Crispy tofu: the pantry staple for the responsible irresponsible person

Graphic: Karl Gustafson

It’s embarrassing how often that I, a food writer, forget about the entire concept of dinner. At least once a week I’ll be completely blindsided by this around 6 PM, realizing that I not only need to cook but also figure out what in the hell I can even cook in the first place. There’s not enough time to thaw out any meat in the freezer, and it’s too late to drive to the supermarket for any emergency ingredients. Fortunately, I’m responsible enough to know that I am frequently an irresponsible mess of a human being, and as I have children to feed I can’t always resort to my preferred Plan B: microwaved frozen White Castles and a jar of stuffed hot cherry peppers. (Yes, the food writer life is even more glamorous than you’ve always dreamed it was.) So I always keep my kitchen stocked with items with long shelf-lives that can be quickly turned into crazy delicious dinners that my children will actually eat with barely any effort.

That brings us to tofu, the remarkably versatile protein that you can buy in shelf-stable packages or refrigerated containers that last a lot longer than any sort of meat. And, I’ve found, that once you know what you’re doing, it’s endlessly customizable. Here’s a little thing my kids like to call “Tofu Popcorn,” because it’s compulsively poppable and, if you cook it long enough, it kinda tastes like popcorn. Oh, and it’s so easy to make that you can, no matter your skill level, master this in no time flat. And you’ll be able to do all of this without a stovetop or lots of scalding oil.

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The key to getting tofu extra crisp is to squeeze as much water out of it as you can, which improves its texture both inside and out. I used to do this by laying out the tofu between thick sheets of paper towels, then putting a sheet pan on top with a bit of weight to slowly press out the moisture over the course of an hour. But, like I said, I don’t have the foresight for things like this, nor, as I learned, was it the most effective method. The best way to squeeze out your tofu: the microwave. It makes the tofu scrunch up like a sponge, pushing all the extra water out, leaving you with cubes of bean curd with the texture of the deep fried tofu puffs you get at your favorite takeout joint.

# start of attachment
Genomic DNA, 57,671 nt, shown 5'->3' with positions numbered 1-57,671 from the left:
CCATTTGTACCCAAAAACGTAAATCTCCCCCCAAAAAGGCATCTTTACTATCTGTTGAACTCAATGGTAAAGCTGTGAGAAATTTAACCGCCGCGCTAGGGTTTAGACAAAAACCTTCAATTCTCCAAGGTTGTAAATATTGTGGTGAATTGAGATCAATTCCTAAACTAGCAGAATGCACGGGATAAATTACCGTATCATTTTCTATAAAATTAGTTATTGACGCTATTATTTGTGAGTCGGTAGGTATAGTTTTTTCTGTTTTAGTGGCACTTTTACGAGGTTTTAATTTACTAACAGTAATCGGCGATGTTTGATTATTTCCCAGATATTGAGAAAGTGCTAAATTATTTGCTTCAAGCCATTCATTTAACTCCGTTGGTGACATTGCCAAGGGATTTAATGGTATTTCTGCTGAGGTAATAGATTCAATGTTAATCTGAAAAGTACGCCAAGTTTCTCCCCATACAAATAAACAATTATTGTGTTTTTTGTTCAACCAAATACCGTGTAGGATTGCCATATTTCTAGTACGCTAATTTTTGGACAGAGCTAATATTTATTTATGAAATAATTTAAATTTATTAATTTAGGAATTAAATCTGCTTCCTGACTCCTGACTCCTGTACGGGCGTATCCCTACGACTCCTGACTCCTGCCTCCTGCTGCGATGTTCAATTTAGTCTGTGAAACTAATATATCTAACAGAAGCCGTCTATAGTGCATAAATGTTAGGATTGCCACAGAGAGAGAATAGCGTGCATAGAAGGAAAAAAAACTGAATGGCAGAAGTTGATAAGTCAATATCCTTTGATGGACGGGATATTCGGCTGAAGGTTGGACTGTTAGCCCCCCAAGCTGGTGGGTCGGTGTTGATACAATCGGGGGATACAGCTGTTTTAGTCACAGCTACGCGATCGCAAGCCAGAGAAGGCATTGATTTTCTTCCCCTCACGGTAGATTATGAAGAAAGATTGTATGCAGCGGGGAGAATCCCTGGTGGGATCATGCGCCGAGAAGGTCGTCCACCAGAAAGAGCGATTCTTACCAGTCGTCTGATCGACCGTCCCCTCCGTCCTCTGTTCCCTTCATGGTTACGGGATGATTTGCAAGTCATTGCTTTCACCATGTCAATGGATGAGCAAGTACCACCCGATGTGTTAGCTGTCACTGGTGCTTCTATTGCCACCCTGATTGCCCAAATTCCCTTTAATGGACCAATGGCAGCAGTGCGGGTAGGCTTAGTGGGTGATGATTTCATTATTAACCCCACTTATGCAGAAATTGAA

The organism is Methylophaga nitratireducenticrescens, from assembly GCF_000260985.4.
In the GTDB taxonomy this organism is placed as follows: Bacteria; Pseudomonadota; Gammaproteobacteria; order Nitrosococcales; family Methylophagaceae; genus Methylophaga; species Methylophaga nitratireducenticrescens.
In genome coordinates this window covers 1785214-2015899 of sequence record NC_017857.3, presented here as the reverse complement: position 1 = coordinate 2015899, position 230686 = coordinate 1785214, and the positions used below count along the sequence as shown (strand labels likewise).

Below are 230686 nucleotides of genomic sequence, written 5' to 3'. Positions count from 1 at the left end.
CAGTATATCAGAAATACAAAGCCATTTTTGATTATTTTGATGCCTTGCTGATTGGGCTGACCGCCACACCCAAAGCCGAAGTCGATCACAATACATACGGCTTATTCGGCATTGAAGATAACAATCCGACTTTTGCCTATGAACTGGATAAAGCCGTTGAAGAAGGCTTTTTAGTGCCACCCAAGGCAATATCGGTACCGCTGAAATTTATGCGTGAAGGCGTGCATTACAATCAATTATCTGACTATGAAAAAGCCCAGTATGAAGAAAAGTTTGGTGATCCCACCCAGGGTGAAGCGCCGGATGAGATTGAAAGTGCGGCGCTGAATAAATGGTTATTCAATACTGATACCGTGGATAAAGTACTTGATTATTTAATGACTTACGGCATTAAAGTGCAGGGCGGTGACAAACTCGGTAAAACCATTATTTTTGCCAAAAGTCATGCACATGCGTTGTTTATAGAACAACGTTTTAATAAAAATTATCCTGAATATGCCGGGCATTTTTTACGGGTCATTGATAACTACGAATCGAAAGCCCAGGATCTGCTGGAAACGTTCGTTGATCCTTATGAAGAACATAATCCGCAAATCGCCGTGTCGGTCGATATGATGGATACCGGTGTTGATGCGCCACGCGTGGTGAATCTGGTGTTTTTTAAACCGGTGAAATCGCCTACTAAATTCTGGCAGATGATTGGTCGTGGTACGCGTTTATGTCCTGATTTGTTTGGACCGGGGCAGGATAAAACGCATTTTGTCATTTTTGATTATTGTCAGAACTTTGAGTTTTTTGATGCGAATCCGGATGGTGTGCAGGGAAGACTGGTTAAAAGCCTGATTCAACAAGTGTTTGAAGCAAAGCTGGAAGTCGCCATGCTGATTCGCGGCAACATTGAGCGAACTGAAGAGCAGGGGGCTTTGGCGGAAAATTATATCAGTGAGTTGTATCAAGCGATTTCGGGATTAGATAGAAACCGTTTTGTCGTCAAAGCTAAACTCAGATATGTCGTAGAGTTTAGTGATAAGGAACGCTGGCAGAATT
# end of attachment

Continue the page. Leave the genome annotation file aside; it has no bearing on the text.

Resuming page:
Photo: Allison Robicelli

You can cut your tofu in any shape or size you want, but for “tofu popcorn”, start with a one-pound block. First slice it in half crosswise, then, keeping both halves together, cut it into a 4 x 3 grid. This will leave you with 24 perfectly poppable cubes. Then make a thick bed of paper towels on a plate (at least four layers), lay out your tofu, cover with another paper towel, microwave for four minutes, stand back, and be amazed.

Once the tofu cubes are drained, toss them in about 3 tablespoons of oil—either sesame, chili, or canola—with a hefty pinch of salt. Line a baking sheet with foil, grease it up with another spoonful of oil, then spread out the tofu cubes. Put them into a 450-degree oven, and leave them alone for at least 15 minutes.

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Photo: Allison Robicelli

When the timer goes off, check to see if they’re ready to be flipped—if they easily release from the foil with tongs or a fish spatula, they’re good. If not, throw them back in the oven for another couple of minutes, and trust they’ll release themselves from the foil when they’re damn well ready to. If you force them any earlier, the tofu will just rip in half and it won’t be as good.

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When they’re ready, flip them. As you can see from the picture, the bottoms are now amber and crispy, the rest a taut honey brown. Bake them for another ten minutes, and out they come.

Now you have a blank canvas to do whatever you will with. You can toss them with spices or grated cheese, Glaze them with a sauce like barbecue, Buffalo, or perhaps your favorite Asian variety. You can use them in stir fries or serve them with an easy salad or some simple roasted vegetables. Personally I enjoy dipping them in some homemade Sichuan chili oil with fancy toothpicks, because fancy toothpicks guarantee a good time, every time.

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About the author

Allison Robicelli

Allison Robicelli is The Takeout staff writer, a former professional chef, host of The Robicelli Argument Clinic Podcast, the author of three books, and a swan meat influencer.